Building this image and running ls now shows us a directory “lazydocker” with a single binary file in it (also called “lazydocker”)

❯ docker run -it lazydocker ls

Let’s look at the size difference

REPOSITORY                TAG       SIZE
lazydocker-multi-stage    latest    18.4MB
lazydocker-single-stage   latest    406MB

With MSBs we achieve a build that is more than 20x smaller than if we did no cleaning up of build-time dependencies, and it’s done in a way thats easy to understand and that looks 100000x better than a bunch of rm -rf commands.


Similar to a .gitignore to make sure you don’t commit files you don’t need into git history, we have the concept of a dockerignore file to make sure docker does not consider certain files when building images. This is important for 2 important reasons

  1. Managing docker context size
  2. Making sure you aren’t copying certain files into your image when you declare a COPY directive in your Dockerfile
More on “context”

Remember when we broke down the build command in the first tutorial? docker build -t my-app . and we said that the . here was the PATH? What we’re telling docker here is that this build command should expect to be able to run COPY from anything in the directory (or subdirectories) of ..

Docker prepares the build by “sending” the context to the docker daemon (the program that actually builds your images):

❯ docker build -t my-app .
[+] Building 0.4s (9/9) FINISHED
 => [internal] load build definition from Dockerfile              0.3s
 => => transferring dockerfile: 37B                               0.1s
 => [internal] load .dockerignore                                 0.3s
 => => transferring context: 2B                                   0.1s
 => [internal] load metadata for   0.0s
 => [1/4] FROM                     0.0s
 => [internal] load build context                                 0.0s
 => => transferring context: 28B                                  0.0s

Look specifically of the last two lines of the output “load build context” and “transferring context: 28B”. My example project is very simple with just a file and a Dockerfile, so the build context is very small and this step happens in “0s”. But lets consider a slightly more complicated example with nodejs. We’re going to be using the vue-cli template app as an example here:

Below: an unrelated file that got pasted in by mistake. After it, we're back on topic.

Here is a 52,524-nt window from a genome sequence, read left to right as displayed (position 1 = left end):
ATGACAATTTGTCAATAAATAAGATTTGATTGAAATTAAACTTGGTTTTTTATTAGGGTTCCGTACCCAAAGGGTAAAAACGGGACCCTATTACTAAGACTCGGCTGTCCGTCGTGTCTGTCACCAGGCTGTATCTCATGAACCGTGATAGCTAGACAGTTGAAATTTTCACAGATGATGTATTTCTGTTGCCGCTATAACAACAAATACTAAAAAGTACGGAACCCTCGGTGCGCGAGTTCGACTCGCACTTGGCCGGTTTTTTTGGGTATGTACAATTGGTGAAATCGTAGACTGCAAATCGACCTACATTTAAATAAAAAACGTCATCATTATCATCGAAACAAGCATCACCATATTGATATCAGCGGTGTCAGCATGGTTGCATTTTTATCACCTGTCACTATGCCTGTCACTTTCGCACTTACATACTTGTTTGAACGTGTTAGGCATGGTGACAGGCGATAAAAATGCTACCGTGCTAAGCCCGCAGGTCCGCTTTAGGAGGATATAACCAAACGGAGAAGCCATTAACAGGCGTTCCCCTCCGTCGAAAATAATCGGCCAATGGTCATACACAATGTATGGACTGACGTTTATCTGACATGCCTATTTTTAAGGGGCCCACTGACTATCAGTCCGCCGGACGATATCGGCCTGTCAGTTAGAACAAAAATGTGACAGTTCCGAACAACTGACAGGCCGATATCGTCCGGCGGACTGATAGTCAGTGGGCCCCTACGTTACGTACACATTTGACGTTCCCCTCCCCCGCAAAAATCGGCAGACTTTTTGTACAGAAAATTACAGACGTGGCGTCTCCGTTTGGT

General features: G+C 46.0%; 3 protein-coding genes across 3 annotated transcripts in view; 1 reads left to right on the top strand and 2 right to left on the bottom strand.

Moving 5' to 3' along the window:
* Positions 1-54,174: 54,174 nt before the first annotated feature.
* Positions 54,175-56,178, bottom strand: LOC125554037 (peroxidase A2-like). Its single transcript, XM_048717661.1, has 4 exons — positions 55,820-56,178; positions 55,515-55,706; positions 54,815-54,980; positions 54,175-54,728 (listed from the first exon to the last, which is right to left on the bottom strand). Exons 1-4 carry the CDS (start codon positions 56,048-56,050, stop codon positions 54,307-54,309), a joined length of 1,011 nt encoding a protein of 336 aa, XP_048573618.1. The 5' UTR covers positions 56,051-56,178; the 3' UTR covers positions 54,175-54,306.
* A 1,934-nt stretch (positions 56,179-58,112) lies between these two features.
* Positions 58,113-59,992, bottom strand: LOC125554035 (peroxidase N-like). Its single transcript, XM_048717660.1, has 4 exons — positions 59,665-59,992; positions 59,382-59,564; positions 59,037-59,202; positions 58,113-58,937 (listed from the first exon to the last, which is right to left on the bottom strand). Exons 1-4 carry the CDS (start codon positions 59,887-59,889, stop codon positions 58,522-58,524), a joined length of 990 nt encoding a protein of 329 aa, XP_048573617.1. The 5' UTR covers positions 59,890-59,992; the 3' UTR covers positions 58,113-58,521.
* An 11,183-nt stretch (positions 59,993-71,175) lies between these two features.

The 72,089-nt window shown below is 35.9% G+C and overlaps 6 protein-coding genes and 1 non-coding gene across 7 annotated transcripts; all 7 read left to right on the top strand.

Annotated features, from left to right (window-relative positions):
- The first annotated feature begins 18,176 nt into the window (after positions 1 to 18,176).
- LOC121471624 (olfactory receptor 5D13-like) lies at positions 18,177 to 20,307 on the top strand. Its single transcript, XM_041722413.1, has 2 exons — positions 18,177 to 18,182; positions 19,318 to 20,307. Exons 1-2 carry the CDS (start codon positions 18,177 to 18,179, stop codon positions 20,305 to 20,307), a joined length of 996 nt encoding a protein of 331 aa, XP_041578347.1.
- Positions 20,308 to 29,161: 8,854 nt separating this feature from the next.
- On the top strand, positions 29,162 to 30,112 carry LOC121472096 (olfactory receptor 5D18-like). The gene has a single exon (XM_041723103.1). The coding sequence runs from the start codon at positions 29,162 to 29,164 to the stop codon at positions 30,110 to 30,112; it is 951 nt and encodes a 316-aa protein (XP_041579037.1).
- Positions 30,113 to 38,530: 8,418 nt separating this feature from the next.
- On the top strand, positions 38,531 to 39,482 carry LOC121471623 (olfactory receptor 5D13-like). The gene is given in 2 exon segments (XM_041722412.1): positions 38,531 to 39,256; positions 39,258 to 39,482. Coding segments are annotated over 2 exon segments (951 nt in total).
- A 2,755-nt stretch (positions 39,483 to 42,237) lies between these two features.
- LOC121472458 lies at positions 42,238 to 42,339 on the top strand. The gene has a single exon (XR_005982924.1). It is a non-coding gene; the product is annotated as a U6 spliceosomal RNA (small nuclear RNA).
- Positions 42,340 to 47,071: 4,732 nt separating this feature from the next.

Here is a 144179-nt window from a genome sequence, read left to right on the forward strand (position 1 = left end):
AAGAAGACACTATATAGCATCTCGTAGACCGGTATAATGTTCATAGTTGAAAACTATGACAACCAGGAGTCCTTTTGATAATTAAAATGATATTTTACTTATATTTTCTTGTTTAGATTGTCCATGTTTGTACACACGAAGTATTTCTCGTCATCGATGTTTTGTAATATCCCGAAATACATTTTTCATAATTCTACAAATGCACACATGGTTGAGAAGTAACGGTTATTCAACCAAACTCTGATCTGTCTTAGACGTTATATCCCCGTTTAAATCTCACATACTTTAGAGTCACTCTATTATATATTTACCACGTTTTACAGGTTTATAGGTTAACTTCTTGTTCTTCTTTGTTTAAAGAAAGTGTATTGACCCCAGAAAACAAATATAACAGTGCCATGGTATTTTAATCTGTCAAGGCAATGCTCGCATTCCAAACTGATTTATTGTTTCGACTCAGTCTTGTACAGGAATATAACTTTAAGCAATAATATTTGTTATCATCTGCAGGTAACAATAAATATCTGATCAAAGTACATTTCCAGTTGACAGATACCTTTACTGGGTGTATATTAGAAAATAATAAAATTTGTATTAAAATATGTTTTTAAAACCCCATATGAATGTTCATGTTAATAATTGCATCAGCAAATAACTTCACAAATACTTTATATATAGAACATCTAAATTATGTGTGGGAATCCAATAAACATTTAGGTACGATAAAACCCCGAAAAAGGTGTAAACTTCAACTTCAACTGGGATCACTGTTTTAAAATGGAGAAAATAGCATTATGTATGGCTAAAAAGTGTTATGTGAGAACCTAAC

docker-ignore git/master
❯ ll

Running vue create docker-ignore generates the project shown above and runs npm install to install the necessary dependencies to run the app, as defined in “package.json”. Lets say we wanted to build a production image for this project… we would write a Dockerfile like the one below:

FROM node:10-alpine

COPY package.json package-lock.json ./

RUN npm install --production

COPY . .

RUN npm run build

# Probably transfer built static files to an nginx container... see the Multi Staged Builds section

Lets build this

❯ docker build -t docker-ignore .
 => [internal] load build context     1.4s
 => => transferring context: 1.71MB   1.3s

Now, this is still a pretty small project, so 1.71MB taking 1.3s to transfer might now be that big of a deal to you, but this number will grow significantly as you work on larger projects. Lets introduce a “.dockerignore” file to the root of the project with the following contents


And then rebuild

❯ docker build -t docker-ignore .
 => [internal] load build context     0.0s
 => => transferring context: 4.66kB   0.0s

This is a big difference and can really streamline your builds. If you’re working on a project with docker and notice that your build context looks suspiciously large, take a look at your dockerignore file to see if something might be missing and add it, or add a dockerignore file to the project if there isn’t one already.

On top of speeding up your builds, a dockerignore file can be useful to make sure you aren’t copying over files that you don’t need in the first place (and then having to clean them up in the dockerfile). Looking at the example above, we probably don’t need to ship the README file to production! We can avoid this by adding a RUN rm -rf to our dockerfile (ugly, bad), or we can simply add “” to the .dockerignore file to make sure it never gets copied over in the first place.

Get to know the docker cli

  • Need to see what images you have locally? docker images
  • Need to see which containers are running? docker ps
  • Need to see how many layers your image has? docker history <image_tag> | wc -l
  • Need to stop a running container? docker stop <container_name>Note that container name is different than tag name: container name is assigned on docker run, while tag name is assigned on docker build.